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Report: Five steps to reduce trash at encampments

Seattle's Navigation Teams cleans up a homeless encampment in Northgate in January 2019. (Carolyn Ossorio, KIRO Radio)

In a report released Monday from the city auditor in Seattle, five steps were identified for the city to help reduce or prevent trash accumulation at unsanctioned encampments, as well as provide a better tracking system of trash accumulation.

Seattle Navigation Team cleaned over 1,500 tons of trash to close out 2019

While the Navigation Team has been removing trash from unsanctioned encampments, the recommendations included in this report are directed at the city as a whole.

The report states that “this recognizes that the complex issues surrounding unsheltered homelessness require a systematic, coordinated, multi-pronged response.”

The Navigation Team is part of an approach created in 2017 to address unsheltered living in Seattle. The 38 person team includes 11 police officers, two police sergeants, 17 civilian city staff, and eight contracted outreach workers.

The city of Seattle has spent millions of dollars removing millions of pounds of trash in the past few years. In 2018, the Navigation Team removed 2.4 million pounds of trash from unsanctioned encampments, and in the first three quarters of 2019, the team removed over 2.3 million pounds, according to the report.

Unsanctioned encampments pose environmental and health risks that could be improved by increased access to enhanced shelters by increasing capacity or the number of shelters. Since the Mayor’s budget for 2020 did not include funding for expansion of current shelter capacity, the city auditor’s report is proposing five steps for the city to improve hygiene and sanitation by addressing trash accumulation.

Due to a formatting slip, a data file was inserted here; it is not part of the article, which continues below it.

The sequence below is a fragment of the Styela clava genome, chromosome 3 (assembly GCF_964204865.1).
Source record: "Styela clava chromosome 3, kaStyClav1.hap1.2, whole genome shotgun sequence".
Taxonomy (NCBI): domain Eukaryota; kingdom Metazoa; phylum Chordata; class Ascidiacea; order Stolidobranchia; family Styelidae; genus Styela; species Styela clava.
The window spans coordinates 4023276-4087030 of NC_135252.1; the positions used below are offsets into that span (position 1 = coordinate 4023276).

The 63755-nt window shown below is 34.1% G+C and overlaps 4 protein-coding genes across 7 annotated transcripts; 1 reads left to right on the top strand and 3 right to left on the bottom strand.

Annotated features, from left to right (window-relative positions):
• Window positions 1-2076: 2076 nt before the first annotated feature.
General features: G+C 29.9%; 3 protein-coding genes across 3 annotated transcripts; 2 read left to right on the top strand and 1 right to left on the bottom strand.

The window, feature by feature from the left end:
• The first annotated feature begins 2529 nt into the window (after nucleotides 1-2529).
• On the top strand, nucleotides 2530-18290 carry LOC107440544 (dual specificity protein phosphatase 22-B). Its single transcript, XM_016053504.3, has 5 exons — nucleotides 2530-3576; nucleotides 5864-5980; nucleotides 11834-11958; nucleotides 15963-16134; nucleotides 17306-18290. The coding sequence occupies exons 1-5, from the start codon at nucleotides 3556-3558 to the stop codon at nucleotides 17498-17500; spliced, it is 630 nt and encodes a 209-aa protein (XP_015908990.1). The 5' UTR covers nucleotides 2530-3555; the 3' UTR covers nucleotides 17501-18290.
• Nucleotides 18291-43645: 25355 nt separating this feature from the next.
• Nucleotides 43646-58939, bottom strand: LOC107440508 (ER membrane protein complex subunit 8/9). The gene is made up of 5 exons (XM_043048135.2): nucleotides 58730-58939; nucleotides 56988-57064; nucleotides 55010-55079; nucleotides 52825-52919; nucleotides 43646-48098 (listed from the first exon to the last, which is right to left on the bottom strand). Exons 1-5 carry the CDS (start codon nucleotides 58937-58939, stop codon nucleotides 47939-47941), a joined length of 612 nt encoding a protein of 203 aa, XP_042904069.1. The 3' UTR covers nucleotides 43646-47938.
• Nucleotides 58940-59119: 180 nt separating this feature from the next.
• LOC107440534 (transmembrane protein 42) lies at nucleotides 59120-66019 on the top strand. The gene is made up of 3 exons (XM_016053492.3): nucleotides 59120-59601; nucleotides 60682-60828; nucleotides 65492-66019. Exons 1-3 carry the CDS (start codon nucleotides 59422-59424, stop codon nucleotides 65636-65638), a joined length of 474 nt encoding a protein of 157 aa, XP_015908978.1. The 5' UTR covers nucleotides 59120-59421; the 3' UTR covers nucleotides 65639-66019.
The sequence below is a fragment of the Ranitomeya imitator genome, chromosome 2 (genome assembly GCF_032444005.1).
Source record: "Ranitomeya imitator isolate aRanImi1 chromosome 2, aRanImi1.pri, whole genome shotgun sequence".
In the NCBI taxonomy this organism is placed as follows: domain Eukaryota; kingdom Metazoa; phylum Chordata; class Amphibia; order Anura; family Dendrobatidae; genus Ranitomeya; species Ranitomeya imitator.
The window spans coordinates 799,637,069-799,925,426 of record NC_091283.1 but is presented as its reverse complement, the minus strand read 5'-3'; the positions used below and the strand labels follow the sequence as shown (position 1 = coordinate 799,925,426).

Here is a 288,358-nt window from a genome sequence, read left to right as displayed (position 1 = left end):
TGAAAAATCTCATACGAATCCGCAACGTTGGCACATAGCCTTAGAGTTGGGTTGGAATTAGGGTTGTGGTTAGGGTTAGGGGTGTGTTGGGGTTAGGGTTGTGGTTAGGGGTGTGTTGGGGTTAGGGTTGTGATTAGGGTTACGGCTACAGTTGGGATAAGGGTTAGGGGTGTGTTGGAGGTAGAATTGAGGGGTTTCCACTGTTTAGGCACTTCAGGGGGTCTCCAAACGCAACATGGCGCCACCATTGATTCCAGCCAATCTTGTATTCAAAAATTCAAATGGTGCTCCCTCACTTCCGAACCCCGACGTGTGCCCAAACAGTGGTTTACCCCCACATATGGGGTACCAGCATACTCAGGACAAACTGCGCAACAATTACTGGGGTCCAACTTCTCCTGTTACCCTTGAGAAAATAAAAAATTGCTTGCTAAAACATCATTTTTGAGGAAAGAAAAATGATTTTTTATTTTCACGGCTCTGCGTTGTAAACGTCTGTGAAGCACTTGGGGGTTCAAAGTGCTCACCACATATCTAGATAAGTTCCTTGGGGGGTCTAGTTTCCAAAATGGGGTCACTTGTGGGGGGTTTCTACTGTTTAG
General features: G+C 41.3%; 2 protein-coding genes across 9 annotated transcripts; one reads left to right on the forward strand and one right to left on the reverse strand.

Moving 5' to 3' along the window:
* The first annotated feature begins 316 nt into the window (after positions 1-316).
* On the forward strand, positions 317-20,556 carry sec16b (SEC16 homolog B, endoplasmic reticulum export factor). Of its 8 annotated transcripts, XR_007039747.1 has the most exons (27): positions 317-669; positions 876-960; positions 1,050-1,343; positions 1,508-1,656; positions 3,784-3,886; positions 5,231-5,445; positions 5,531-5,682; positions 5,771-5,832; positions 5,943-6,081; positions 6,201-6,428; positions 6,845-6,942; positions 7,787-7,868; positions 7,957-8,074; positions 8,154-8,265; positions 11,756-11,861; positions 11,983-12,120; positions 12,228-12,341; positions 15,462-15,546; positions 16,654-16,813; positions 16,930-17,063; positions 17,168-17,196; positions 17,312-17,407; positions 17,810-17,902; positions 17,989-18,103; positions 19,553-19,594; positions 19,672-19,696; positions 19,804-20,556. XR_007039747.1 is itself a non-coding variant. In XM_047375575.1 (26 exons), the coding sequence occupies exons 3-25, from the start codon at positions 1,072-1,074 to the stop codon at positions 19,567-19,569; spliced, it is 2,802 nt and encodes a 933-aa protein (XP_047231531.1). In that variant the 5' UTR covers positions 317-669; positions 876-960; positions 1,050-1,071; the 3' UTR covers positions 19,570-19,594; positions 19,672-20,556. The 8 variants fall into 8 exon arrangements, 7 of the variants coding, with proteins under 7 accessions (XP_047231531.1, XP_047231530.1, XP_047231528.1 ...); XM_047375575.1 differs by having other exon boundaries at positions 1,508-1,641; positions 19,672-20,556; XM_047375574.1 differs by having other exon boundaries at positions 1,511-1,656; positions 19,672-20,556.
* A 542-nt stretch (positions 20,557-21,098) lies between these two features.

The first of five steps in the report is to track trash accumulation. Reporting is a key component of reducing trash, to identify areas of accumulation and track progress, especially in green-spaces or areas with barriers to reporting.

Navigation Team clean-ups are resource-intensive, with staffing, equipment, and disposal costs. Certain spots, “hot spots” as referred to in step two, have required repeat clean-ups. Fifteen sites accounted for 32 percent of clean-ups in 2017-18, according to the report.

Trash is not only a public health risk to the communities that live there, but also to the general public. Additionally, environmentally sensitive areas are at a heightened risk for contamination. The third step considers the environmental impact of trash, aiming to protect urban streams and watersheds.

The fourth step focuses on the disposal and recovery of needles, a common component of trash at unsanctioned encampments. The report gives examples from other cities, including Boston, San Francisco, and Ottawa with unique strategies to, often daily, recover used needles.

Deterring metal theft is the final step of the report. One proven strategy to deter theft is for metal recycling businesses to reduce incentives for theft, according to the report.

WA Democrats look to put another $115 million toward homeless crisis

This audit focuses on checkpoint 2.3: Assessment of Strategies to Prevent Trash Accumulation from the November 2017 Navigation Team Reporting Plan, as requested by Councilmember Lisa Herbold.

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